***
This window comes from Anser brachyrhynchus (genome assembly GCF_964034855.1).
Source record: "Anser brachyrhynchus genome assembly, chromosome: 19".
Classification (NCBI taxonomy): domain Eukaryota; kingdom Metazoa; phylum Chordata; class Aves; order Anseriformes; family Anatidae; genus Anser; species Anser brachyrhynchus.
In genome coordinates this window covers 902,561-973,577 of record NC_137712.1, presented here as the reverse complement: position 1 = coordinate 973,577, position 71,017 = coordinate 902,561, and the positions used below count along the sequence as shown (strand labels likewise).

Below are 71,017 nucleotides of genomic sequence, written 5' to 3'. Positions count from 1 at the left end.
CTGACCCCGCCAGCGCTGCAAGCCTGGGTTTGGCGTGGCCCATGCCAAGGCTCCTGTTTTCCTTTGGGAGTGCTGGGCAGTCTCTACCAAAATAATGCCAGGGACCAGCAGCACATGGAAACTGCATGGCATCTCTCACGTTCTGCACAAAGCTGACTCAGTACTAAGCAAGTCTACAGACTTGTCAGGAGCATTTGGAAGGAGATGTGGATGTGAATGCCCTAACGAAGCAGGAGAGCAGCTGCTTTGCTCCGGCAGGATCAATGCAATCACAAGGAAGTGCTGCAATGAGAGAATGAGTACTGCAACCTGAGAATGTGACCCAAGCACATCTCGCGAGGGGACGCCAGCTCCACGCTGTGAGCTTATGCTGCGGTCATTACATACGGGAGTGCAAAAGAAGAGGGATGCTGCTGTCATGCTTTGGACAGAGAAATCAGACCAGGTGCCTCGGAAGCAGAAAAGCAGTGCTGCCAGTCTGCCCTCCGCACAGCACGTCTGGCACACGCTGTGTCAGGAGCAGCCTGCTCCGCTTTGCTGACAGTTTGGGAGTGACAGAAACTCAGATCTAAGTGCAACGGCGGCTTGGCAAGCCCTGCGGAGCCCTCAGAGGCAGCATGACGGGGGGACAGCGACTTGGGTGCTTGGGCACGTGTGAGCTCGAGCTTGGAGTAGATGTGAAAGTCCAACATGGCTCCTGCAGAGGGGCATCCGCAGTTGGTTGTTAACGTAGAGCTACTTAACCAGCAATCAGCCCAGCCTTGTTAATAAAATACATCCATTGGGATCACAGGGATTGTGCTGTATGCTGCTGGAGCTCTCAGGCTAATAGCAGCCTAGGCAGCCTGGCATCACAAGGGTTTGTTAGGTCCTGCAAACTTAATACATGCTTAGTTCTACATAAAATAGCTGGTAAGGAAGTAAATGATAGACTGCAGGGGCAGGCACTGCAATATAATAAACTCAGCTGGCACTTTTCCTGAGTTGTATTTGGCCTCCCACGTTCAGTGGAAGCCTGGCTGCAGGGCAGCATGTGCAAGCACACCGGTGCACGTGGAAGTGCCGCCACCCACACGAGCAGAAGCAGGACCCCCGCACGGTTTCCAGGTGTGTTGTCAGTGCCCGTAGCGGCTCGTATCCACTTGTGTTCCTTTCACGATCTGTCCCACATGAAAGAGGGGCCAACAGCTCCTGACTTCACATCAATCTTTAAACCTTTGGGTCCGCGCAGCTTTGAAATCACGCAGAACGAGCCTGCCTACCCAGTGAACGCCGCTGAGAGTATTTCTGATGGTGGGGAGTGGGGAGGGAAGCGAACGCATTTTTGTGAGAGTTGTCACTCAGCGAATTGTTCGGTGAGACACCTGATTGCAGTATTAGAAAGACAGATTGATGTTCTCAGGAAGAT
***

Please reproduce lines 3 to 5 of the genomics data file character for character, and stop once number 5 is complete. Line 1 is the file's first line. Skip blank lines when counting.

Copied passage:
Classification (NCBI taxonomy): domain Eukaryota; kingdom Metazoa; phylum Chordata; class Aves; order Anseriformes; family Anatidae; genus Anser; species Anser brachyrhynchus.
In genome coordinates this window covers 902,561-973,577 of record NC_137712.1, presented here as the reverse complement: position 1 = coordinate 973,577, position 71,017 = coordinate 902,561, and the positions used below count along the sequence as shown (strand labels likewise).

Below are 71,017 nucleotides of genomic sequence, written 5' to 3'. Positions count from 1 at the left end.